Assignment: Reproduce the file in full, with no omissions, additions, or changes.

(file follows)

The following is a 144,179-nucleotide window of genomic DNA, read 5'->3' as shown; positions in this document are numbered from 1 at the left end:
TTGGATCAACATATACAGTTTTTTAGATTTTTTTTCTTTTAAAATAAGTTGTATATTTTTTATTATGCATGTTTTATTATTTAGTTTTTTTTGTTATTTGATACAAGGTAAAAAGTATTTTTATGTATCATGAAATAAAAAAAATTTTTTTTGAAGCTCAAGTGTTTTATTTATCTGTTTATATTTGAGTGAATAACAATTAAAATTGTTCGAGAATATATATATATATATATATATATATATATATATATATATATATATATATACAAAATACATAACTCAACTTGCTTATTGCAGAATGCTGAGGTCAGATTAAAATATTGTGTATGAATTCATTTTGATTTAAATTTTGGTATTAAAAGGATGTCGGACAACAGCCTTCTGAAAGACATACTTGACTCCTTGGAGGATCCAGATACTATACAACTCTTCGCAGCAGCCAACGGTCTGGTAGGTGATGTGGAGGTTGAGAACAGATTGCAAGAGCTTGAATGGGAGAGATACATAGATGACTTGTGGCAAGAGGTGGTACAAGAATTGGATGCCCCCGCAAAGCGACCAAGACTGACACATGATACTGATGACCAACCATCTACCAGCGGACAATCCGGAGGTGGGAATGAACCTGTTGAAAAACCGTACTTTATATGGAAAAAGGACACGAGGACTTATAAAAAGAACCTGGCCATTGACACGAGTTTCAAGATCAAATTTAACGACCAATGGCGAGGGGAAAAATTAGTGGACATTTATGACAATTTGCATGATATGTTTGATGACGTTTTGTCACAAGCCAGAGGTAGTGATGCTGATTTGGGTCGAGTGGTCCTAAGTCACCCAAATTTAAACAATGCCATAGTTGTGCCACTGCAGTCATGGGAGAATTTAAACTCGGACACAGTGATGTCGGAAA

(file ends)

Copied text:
The following is a 144,179-nucleotide window of genomic DNA, read 5'->3' as shown; positions in this document are numbered from 1 at the left end:
TTGGATCAACATATACAGTTTTTTAGATTTTTTTTCTTTTAAAATAAGTTGTATATTTTTTATTATGCATGTTTTATTATTTAGTTTTTTTTGTTATTTGATACAAGGTAAAAAGTATTTTTATGTATCATGAAATAAAAAAAATTTTTTTTGAAGCTCAAGTGTTTTATTTATCTGTTTATATTTGAGTGAATAACAATTAAAATTGTTCGAGAATATATATATATATATATATATATATATATATATATATATATATATATATACAAAATACATAACTCAACTTGCTTATTGCAGAATGCTGAGGTCAGATTAAAATATTGTGTATGAATTCATTTTGATTTAAATTTTGGTATTAAAAGGATGTCGGACAACAGCCTTCTGAAAGACATACTTGACTCCTTGGAGGATCCAGATACTATACAACTCTTCGCAGCAGCCAACGGTCTGGTAGGTGATGTGGAGGTTGAGAACAGATTGCAAGAGCTTGAATGGGAGAGATACATAGATGACTTGTGGCAAGAGGTGGTACAAGAATTGGATGCCCCCGCAAAGCGACCAAGACTGACACATGATACTGATGACCAACCATCTACCAGCGGACAATCCGGAGGTGGGAATGAACCTGTTGAAAAACCGTACTTTATATGGAAAAAGGACACGAGGACTTATAAAAAGAACCTGGCCATTGACACGAGTTTCAAGATCAAATTTAACGACCAATGGCGAGGGGAAAAATTAGTGGACATTTATGACAATTTGCATGATATGTTTGATGACGTTTTGTCACAAGCCAGAGGTAGTGATGCTGATTTGGGTCGAGTGGTCCTAAGTCACCCAAATTTAAACAATGCCATAGTTGTGCCACTGCAGTCATGGGAGAATTTAAACTCGGACACAGTGATGTCGGAAA